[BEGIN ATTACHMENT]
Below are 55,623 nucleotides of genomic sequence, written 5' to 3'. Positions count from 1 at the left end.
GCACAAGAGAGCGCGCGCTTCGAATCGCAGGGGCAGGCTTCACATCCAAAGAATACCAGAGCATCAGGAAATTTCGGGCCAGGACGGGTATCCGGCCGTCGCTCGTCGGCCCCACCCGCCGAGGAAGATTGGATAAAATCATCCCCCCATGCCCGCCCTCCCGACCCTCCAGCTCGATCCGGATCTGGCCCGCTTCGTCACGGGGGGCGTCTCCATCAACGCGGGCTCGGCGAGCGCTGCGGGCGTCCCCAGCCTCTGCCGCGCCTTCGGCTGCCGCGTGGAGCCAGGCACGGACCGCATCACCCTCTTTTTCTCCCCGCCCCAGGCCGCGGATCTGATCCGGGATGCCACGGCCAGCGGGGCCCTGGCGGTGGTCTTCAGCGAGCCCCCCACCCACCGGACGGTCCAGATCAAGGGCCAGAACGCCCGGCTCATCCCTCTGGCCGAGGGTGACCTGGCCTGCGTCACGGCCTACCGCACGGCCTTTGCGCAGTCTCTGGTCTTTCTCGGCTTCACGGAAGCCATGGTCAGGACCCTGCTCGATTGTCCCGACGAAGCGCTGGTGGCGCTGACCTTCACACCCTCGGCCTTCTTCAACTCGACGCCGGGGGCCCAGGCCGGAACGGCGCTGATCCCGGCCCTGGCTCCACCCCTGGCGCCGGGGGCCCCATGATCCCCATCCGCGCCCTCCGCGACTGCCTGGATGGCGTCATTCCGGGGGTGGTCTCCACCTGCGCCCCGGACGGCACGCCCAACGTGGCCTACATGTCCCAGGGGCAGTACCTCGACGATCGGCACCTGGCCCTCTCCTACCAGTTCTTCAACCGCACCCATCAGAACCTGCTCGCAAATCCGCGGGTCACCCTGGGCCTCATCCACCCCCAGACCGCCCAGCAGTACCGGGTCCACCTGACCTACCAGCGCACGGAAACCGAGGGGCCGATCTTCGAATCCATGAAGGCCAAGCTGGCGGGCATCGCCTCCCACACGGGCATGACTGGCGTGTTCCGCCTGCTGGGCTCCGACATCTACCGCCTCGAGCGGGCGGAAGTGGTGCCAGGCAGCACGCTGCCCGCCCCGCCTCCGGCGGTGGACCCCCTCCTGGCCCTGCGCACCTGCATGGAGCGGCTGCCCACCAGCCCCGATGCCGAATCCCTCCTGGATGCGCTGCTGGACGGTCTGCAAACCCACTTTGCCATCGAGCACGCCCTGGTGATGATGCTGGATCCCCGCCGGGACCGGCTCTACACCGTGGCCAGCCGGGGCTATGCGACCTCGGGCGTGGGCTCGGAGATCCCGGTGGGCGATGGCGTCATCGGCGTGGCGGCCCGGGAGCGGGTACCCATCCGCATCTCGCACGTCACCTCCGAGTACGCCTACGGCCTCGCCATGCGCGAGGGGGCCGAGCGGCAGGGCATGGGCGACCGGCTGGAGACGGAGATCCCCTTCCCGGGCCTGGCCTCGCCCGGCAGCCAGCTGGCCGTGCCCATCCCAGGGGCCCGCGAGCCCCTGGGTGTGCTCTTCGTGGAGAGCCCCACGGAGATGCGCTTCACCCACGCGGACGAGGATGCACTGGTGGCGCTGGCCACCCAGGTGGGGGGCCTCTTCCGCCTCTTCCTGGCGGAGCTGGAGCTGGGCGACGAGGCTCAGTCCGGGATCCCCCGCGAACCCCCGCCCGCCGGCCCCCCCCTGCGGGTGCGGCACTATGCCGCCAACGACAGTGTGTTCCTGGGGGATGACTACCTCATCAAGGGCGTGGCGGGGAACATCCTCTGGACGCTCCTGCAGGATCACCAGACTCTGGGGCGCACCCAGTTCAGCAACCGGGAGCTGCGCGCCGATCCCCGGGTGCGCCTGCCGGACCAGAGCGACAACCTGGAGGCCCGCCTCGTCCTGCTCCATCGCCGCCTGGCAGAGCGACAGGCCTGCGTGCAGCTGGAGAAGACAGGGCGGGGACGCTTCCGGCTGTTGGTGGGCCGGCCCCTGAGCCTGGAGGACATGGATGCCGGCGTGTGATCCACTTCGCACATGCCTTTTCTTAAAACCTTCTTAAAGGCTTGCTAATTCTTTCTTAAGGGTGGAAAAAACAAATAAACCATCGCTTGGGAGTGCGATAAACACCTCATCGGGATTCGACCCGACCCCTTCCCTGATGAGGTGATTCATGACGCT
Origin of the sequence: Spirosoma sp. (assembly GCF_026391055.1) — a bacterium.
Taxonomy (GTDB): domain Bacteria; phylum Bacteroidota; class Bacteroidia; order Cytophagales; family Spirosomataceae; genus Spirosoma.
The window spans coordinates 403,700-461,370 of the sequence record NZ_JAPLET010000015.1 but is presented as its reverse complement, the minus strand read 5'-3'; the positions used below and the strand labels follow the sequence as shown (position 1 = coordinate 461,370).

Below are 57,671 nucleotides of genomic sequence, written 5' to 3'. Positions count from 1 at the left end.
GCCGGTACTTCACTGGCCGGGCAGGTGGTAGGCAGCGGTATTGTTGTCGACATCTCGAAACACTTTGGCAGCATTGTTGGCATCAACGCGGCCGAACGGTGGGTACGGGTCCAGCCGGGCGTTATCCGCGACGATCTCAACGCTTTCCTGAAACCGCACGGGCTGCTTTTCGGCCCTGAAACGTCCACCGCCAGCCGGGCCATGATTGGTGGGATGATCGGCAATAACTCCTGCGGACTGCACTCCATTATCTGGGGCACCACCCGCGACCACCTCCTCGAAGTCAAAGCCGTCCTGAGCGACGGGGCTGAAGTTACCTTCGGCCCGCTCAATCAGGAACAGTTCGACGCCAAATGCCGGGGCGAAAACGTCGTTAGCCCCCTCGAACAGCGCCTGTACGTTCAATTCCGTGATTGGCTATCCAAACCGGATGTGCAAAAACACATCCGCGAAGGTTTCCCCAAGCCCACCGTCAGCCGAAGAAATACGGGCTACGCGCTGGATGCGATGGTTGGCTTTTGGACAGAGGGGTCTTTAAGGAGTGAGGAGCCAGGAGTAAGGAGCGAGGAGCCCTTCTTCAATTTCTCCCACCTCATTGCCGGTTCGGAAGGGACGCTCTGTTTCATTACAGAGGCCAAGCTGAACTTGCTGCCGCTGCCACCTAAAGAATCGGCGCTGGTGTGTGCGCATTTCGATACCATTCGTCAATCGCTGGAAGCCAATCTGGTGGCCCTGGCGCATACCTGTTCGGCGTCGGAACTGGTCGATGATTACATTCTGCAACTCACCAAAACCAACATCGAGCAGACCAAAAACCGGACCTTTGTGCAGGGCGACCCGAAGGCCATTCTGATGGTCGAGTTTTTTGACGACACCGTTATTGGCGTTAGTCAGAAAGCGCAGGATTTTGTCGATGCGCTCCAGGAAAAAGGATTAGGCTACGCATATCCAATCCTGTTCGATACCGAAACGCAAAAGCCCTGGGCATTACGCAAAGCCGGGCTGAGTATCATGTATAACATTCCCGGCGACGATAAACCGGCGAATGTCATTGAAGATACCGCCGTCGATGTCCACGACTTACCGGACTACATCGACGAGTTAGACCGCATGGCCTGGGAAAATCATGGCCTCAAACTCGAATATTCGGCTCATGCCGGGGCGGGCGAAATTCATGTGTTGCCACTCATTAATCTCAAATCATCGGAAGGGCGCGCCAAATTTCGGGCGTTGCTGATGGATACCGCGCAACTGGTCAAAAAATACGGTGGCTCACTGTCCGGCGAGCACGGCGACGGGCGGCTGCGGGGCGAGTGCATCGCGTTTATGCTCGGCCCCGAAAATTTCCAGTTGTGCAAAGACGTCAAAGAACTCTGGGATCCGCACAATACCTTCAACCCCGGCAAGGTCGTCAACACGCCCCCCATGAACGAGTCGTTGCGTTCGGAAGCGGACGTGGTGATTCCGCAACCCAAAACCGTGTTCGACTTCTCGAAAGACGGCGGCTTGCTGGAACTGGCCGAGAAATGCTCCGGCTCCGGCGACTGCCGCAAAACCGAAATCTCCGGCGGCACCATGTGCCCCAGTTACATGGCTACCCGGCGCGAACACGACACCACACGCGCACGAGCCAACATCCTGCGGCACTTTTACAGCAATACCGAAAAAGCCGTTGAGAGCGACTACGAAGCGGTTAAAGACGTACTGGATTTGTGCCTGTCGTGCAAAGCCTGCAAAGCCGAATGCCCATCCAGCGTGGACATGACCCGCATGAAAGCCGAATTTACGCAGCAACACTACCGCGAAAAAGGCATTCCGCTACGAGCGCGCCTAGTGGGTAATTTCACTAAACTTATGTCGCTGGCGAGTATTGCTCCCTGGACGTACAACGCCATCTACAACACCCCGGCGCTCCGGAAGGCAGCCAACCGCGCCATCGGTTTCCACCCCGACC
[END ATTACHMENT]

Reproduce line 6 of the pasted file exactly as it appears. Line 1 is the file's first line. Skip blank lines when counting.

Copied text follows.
Below are 57,671 nucleotides of genomic sequence, written 5' to 3'. Positions count from 1 at the left end.